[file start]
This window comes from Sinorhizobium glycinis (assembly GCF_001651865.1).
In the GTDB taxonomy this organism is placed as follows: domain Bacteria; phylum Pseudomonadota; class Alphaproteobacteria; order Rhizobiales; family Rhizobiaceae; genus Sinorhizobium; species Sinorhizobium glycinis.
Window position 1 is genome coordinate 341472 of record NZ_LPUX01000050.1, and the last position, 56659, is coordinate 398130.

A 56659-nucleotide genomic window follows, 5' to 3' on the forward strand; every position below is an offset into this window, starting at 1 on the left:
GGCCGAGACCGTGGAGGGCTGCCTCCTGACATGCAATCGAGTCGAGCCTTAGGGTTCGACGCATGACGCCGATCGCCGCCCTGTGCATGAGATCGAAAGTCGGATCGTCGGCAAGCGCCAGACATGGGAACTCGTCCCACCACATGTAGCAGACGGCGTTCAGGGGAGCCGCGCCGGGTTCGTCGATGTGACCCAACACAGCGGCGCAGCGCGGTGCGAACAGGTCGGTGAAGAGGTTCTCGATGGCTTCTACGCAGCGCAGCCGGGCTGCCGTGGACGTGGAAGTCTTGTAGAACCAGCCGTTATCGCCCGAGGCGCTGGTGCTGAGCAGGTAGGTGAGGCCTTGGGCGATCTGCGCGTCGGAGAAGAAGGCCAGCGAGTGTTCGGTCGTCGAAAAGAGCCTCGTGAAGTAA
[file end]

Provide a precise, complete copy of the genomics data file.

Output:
This window comes from Sinorhizobium glycinis (assembly GCF_001651865.1).
In the GTDB taxonomy this organism is placed as follows: domain Bacteria; phylum Pseudomonadota; class Alphaproteobacteria; order Rhizobiales; family Rhizobiaceae; genus Sinorhizobium; species Sinorhizobium glycinis.
Window position 1 is genome coordinate 341472 of record NZ_LPUX01000050.1, and the last position, 56659, is coordinate 398130.

A 56659-nucleotide genomic window follows, 5' to 3' on the forward strand; every position below is an offset into this window, starting at 1 on the left:
GGCCGAGACCGTGGAGGGCTGCCTCCTGACATGCAATCGAGTCGAGCCTTAGGGTTCGACGCATGACGCCGATCGCCGCCCTGTGCATGAGATCGAAAGTCGGATCGTCGGCAAGCGCCAGACATGGGAACTCGTCCCACCACATGTAGCAGACGGCGTTCAGGGGAGCCGCGCCGGGTTCGTCGATGTGACCCAACACAGCGGCGCAGCGCGGTGCGAACAGGTCGGTGAAGAGGTTCTCGATGGCTTCTACGCAGCGCAGCCGGGCTGCCGTGGACGTGGAAGTCTTGTAGAACCAGCCGTTATCGCCCGAGGCGCTGGTGCTGAGCAGGTAGGTGAGGCCTTGGGCGATCTGCGCGTCGGAGAAGAAGGCCAGCGAGTGTTCGGTCGTCGAAAAGAGCCTCGTGAAGTAA